stats (version 3.6.1)

stepfun: Step Functions - Creation and Class


Given the vectors \((x_1, \ldots, x_n)\) and \((y_0,y_1,\ldots, y_n)\) (one value more!), stepfun(x, y, …) returns an interpolating ‘step’ function, say fn. I.e., \(fn(t) = c\)\(_i\) (constant) for \(t \in (x_i, x_{i+1})\) and at the abscissa values, if (by default) right = FALSE, \(fn(x_i) = y_i\) and for right = TRUE, \(fn(x_i) = y_{i-1}\), for \(i=1,\ldots,n\).

The value of the constant \(c_i\) above depends on the ‘continuity’ parameter f. For the default, right = FALSE, f = 0, fn is a cadlag function, i.e., continuous from the right, limits from the left, so that the function is piecewise constant on intervals that include their left endpoint. In general, \(c_i\) is interpolated in between the neighbouring \(y\) values, \(c_i= (1-f) y_i + f\cdot y_{i+1}\). Therefore, for non-0 values of f, fn may no longer be a proper step function, since it can be discontinuous from both sides, unless right = TRUE, f = 1 which is left-continuous (i.e., constant pieces contain their right endpoint).


stepfun(x, y, f = as.numeric(right), ties = "ordered",
        right = FALSE)

is.stepfun(x) knots(Fn, …) as.stepfun(x, …)

# S3 method for stepfun print(x, digits = getOption("digits") - 2, …)

# S3 method for stepfun summary(object, …)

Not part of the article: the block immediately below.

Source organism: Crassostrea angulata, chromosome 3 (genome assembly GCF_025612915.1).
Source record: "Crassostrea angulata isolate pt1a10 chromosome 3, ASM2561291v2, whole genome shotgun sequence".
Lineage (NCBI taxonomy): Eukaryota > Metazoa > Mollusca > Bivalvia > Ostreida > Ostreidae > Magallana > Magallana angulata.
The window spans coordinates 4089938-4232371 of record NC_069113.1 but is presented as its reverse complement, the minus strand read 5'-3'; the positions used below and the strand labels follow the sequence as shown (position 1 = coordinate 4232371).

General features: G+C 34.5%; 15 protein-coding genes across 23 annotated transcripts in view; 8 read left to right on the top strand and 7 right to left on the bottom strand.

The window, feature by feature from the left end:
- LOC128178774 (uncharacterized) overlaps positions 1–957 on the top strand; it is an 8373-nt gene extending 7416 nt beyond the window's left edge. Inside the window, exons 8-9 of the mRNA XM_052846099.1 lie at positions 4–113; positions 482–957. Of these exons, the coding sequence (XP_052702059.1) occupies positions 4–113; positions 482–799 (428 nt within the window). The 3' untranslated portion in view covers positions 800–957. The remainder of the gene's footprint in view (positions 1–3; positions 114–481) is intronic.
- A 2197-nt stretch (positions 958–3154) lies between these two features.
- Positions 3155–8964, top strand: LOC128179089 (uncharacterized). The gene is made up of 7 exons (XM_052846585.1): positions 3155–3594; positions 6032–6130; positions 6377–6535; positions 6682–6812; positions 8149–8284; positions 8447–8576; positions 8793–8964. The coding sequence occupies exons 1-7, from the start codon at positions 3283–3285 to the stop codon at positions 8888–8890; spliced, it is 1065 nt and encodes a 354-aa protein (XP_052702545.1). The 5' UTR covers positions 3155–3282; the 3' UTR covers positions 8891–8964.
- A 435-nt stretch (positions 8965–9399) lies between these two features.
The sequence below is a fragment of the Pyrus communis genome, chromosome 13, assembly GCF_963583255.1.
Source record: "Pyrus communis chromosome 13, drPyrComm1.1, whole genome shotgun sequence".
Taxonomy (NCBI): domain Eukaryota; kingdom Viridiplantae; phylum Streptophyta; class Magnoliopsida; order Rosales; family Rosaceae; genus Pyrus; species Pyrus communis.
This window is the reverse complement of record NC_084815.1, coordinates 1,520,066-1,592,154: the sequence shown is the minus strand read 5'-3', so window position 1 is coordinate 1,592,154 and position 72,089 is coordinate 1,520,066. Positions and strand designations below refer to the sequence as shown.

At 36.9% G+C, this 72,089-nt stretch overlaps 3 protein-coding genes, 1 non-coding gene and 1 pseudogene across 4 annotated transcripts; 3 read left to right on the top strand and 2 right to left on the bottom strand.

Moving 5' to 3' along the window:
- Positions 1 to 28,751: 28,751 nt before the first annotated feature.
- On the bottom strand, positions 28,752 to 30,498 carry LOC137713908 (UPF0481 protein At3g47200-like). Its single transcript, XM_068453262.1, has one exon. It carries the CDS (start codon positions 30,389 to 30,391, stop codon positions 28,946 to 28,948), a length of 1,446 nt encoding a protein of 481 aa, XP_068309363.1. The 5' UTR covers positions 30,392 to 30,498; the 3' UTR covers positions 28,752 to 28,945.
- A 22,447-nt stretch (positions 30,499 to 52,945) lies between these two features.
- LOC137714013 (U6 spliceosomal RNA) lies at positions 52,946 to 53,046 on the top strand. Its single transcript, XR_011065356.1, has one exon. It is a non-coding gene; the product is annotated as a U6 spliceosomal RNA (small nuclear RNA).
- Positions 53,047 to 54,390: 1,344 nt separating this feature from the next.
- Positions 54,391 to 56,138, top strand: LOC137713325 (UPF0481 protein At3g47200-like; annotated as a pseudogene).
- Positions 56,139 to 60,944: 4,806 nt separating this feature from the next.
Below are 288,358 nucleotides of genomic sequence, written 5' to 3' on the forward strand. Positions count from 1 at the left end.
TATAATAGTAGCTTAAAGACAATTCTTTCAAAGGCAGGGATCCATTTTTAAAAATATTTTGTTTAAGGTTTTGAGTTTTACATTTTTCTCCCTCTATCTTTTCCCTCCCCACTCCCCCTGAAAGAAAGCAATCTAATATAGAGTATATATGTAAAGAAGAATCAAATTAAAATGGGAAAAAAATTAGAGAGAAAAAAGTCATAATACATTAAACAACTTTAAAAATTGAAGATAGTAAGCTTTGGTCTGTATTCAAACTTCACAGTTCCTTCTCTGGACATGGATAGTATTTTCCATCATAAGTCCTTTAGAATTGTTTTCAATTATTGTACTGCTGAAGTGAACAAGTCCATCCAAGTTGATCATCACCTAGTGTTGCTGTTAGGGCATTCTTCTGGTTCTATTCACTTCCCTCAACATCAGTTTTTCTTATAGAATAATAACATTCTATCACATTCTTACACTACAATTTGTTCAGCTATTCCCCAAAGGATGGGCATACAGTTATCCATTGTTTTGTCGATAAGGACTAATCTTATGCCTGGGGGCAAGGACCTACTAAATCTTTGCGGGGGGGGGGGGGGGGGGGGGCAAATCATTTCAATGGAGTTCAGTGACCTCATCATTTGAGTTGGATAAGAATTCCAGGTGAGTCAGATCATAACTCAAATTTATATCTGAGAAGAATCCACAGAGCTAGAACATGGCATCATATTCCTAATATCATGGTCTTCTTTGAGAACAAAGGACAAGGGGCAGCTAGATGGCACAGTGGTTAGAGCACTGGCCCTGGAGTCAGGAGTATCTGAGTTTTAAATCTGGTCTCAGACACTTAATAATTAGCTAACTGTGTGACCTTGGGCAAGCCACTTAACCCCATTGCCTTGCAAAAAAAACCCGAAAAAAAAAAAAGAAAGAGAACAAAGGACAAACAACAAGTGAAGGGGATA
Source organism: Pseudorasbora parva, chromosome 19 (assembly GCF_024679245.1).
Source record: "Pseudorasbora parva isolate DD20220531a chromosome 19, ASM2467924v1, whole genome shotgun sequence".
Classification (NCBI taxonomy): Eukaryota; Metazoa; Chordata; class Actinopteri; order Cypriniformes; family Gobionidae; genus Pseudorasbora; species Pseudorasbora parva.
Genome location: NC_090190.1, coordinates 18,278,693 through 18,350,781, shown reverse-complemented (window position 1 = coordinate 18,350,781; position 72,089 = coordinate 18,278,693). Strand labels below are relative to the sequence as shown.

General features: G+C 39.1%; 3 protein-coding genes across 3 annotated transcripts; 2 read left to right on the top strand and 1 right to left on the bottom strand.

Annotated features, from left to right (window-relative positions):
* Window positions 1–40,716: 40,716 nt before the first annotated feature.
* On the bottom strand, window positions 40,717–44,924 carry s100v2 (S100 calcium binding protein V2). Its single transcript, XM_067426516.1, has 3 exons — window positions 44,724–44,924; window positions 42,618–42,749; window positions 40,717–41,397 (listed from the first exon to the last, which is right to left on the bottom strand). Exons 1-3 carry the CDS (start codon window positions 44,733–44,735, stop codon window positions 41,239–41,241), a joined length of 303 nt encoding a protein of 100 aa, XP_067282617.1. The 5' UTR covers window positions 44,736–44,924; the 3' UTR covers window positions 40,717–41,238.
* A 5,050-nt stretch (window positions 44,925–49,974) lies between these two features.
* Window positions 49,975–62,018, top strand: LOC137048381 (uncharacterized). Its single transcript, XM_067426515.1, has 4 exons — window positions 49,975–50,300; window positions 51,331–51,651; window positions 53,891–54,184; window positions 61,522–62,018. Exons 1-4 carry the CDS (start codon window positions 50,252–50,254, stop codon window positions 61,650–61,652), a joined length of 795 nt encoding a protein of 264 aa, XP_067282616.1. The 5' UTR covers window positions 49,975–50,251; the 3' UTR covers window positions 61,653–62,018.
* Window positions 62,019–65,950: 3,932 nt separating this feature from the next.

numeric vector giving the knots or jump locations of the step function for stepfun(). For the other functions, x is as object below.


numeric vector one longer than x, giving the heights of the function values between the x values.


a number between 0 and 1, indicating how interpolation outside the given x values should happen. See approxfun.


Handling of tied x values. Either a function or the string "ordered". See approxfun.


logical, indicating if the intervals should be closed on the right (and open on the left) or vice versa.

Fn, object

an R object inheriting from "stepfun".


number of significant digits to use, see print.

potentially further arguments (required by the generic).


A function of class "stepfun", say fn.

There are methods available for summarizing ("summary(.)"), representing ("print(.)") and plotting ("plot(.)", see plot.stepfun) "stepfun" objects.

The environment of fn contains all the information needed;


the original arguments


number of knots (x values)


continuity parameter

"yleft", "yright"

the function values outside the knots


(always == "constant", from approxfun(.)).

The knots are also available via knots(fn).

See Also

ecdf for empirical distribution functions as special step functions and plot.stepfun for plotting step functions.

approxfun and splinefun.


Run this code
y0 <- c(1., 2., 4., 3.)
sfun0  <- stepfun(1:3, y0, f = 0)
sfun.2 <- stepfun(1:3, y0, f = 0.2)
sfun1  <- stepfun(1:3, y0, f = 1)
sfun1c <- stepfun(1:3, y0, right = TRUE) # hence f=1

## look at the internal structure:
ls(envir = environment(sfun0))

x0 <- seq(0.5, 3.5, by = 0.25)
rbind(x = x0, f.f0 = sfun0(x0), f.f02 = sfun.2(x0),
      f.f1 = sfun1(x0), f.f1c = sfun1c(x0))
## Identities :
stopifnot(identical(y0[-1], sfun0 (1:3)), # right = FALSE
          identical(y0[-4], sfun1c(1:3))) # right = TRUE
# }

Run the code above in your browser using DataLab